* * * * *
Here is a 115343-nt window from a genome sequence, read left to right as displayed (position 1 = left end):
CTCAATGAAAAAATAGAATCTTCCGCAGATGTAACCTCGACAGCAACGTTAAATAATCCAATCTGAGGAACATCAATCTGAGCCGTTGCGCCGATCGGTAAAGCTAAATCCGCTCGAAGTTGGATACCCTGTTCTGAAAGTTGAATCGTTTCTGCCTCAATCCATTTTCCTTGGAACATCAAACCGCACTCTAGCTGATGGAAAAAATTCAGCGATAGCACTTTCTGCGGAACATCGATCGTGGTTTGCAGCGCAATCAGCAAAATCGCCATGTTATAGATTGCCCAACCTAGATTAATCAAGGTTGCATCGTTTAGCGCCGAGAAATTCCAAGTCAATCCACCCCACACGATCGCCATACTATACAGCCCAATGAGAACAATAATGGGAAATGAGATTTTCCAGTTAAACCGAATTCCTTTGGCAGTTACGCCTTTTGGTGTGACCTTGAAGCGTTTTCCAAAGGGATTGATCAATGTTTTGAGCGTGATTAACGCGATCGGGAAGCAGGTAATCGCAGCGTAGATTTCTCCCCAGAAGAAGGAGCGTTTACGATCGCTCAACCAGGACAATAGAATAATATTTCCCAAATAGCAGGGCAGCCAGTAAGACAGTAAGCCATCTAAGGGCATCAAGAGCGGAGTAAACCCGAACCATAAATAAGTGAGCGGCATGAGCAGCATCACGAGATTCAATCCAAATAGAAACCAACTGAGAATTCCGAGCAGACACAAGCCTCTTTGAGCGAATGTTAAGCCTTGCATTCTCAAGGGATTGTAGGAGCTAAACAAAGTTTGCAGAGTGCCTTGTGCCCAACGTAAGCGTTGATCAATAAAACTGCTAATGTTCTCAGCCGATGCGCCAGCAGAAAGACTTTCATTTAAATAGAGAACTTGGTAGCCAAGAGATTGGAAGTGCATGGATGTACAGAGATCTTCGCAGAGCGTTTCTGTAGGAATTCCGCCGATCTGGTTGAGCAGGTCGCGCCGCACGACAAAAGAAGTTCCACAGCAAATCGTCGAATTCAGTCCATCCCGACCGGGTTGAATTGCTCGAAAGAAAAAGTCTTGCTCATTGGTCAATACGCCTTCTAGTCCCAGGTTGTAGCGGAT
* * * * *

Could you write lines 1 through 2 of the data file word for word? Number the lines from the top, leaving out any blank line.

Here is a 115343-nt window from a genome sequence, read left to right as displayed (position 1 = left end):
CTCAATGAAAAAATAGAATCTTCCGCAGATGTAACCTCGACAGCAACGTTAAATAATCCAATCTGAGGAACATCAATCTGAGCCGTTGCGCCGATCGGTAAAGCTAAATCCGCTCGAAGTTGGATACCCTGTTCTGAAAGTTGAATCGTTTCTGCCTCAATCCATTTTCCTTGGAACATCAAACCGCACTCTAGCTGATGGAAAAAATTCAGCGATAGCACTTTCTGCGGAACATCGATCGTGGTTTGCAGCGCAATCAGCAAAATCGCCATGTTATAGATTGCCCAACCTAGATTAATCAAGGTTGCATCGTTTAGCGCCGAGAAATTCCAAGTCAATCCACCCCACACGATCGCCATACTATACAGCCCAATGAGAACAATAATGGGAAATGAGATTTTCCAGTTAAACCGAATTCCTTTGGCAGTTACGCCTTTTGGTGTGACCTTGAAGCGTTTTCCAAAGGGATTGATCAATGTTTTGAGCGTGATTAACGCGATCGGGAAGCAGGTAATCGCAGCGTAGATTTCTCCCCAGAAGAAGGAGCGTTTACGATCGCTCAACCAGGACAATAGAATAATATTTCCCAAATAGCAGGGCAGCCAGTAAGACAGTAAGCCATCTAAGGGCATCAAGAGCGGAGTAAACCCGAACCATAAATAAGTGAGCGGCATGAGCAGCATCACGAGATTCAATCCAAATAGAAACCAACTGAGAATTCCGAGCAGACACAAGCCTCTTTGAGCGAATGTTAAGCCTTGCATTCTCAAGGGATTGTAGGAGCTAAACAAAGTTTGCAGAGTGCCTTGTGCCCAACGTAAGCGTTGATCAATAAAACTGCTAATGTTCTCAGCCGATGCGCCAGCAGAAAGACTTTCATTTAAATAGAGAACTTGGTAGCCAAGAGATTGGAAGTGCATGGATGTACAGAGATCTTCGCAGAGCGTTTCTGTAGGAATTCCGCCGATCTGGTTGAGCAGGTCGCGCCGCACGACAAAAGAAGTTCCACAGCAAATCGTCGAATTCAGTCCATCCCGACCGGGTTGAATTGCTCGAAAGAAAAAGTCTTGCTCATTGGTCAATACGCCTTCTAGTCCCAGGTTGTAGCGGAT